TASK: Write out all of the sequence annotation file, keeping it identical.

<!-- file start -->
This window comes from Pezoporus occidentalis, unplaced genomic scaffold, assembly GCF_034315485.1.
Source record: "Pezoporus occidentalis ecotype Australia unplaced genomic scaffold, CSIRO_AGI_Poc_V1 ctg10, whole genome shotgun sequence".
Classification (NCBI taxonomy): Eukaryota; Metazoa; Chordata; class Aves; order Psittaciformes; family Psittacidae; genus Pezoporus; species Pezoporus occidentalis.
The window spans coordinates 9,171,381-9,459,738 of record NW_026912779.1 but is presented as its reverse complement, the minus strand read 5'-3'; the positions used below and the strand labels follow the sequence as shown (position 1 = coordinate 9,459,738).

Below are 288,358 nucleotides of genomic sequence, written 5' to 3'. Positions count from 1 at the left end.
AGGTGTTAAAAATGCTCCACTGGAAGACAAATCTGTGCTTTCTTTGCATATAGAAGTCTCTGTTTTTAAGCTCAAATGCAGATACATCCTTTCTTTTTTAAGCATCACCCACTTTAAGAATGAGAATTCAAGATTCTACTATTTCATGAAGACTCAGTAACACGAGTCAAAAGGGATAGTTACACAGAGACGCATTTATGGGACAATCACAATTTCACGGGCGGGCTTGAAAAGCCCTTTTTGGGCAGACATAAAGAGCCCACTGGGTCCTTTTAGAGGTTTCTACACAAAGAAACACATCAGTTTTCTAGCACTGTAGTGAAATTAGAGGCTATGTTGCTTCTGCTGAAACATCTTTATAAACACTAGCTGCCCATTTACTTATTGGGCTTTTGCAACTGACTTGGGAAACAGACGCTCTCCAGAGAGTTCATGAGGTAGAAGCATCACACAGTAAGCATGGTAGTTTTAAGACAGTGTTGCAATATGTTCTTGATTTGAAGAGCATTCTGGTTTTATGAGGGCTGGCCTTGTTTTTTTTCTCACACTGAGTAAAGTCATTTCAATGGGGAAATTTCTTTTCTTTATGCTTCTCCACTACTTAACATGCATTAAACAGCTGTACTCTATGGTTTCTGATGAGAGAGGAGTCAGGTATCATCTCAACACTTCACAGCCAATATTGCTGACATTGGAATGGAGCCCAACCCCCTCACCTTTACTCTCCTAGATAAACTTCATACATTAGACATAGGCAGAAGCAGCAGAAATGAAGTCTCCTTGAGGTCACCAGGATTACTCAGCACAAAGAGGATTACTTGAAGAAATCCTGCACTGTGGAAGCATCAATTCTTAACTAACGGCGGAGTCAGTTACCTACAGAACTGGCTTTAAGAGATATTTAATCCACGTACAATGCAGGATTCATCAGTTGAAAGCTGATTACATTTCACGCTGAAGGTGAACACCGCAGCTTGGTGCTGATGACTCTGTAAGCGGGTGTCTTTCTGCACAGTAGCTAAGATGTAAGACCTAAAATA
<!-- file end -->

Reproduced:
This window comes from Pezoporus occidentalis, unplaced genomic scaffold, assembly GCF_034315485.1.
Source record: "Pezoporus occidentalis ecotype Australia unplaced genomic scaffold, CSIRO_AGI_Poc_V1 ctg10, whole genome shotgun sequence".
Classification (NCBI taxonomy): Eukaryota; Metazoa; Chordata; class Aves; order Psittaciformes; family Psittacidae; genus Pezoporus; species Pezoporus occidentalis.
The window spans coordinates 9,171,381-9,459,738 of record NW_026912779.1 but is presented as its reverse complement, the minus strand read 5'-3'; the positions used below and the strand labels follow the sequence as shown (position 1 = coordinate 9,459,738).

Below are 288,358 nucleotides of genomic sequence, written 5' to 3'. Positions count from 1 at the left end.
AGGTGTTAAAAATGCTCCACTGGAAGACAAATCTGTGCTTTCTTTGCATATAGAAGTCTCTGTTTTTAAGCTCAAATGCAGATACATCCTTTCTTTTTTAAGCATCACCCACTTTAAGAATGAGAATTCAAGATTCTACTATTTCATGAAGACTCAGTAACACGAGTCAAAAGGGATAGTTACACAGAGACGCATTTATGGGACAATCACAATTTCACGGGCGGGCTTGAAAAGCCCTTTTTGGGCAGACATAAAGAGCCCACTGGGTCCTTTTAGAGGTTTCTACACAAAGAAACACATCAGTTTTCTAGCACTGTAGTGAAATTAGAGGCTATGTTGCTTCTGCTGAAACATCTTTATAAACACTAGCTGCCCATTTACTTATTGGGCTTTTGCAACTGACTTGGGAAACAGACGCTCTCCAGAGAGTTCATGAGGTAGAAGCATCACACAGTAAGCATGGTAGTTTTAAGACAGTGTTGCAATATGTTCTTGATTTGAAGAGCATTCTGGTTTTATGAGGGCTGGCCTTGTTTTTTTTCTCACACTGAGTAAAGTCATTTCAATGGGGAAATTTCTTTTCTTTATGCTTCTCCACTACTTAACATGCATTAAACAGCTGTACTCTATGGTTTCTGATGAGAGAGGAGTCAGGTATCATCTCAACACTTCACAGCCAATATTGCTGACATTGGAATGGAGCCCAACCCCCTCACCTTTACTCTCCTAGATAAACTTCATACATTAGACATAGGCAGAAGCAGCAGAAATGAAGTCTCCTTGAGGTCACCAGGATTACTCAGCACAAAGAGGATTACTTGAAGAAATCCTGCACTGTGGAAGCATCAATTCTTAACTAACGGCGGAGTCAGTTACCTACAGAACTGGCTTTAAGAGATATTTAATCCACGTACAATGCAGGATTCATCAGTTGAAAGCTGATTACATTTCACGCTGAAGGTGAACACCGCAGCTTGGTGCTGATGACTCTGTAAGCGGGTGTCTTTCTGCACAGTAGCTAAGATGTAAGACCTAAAATA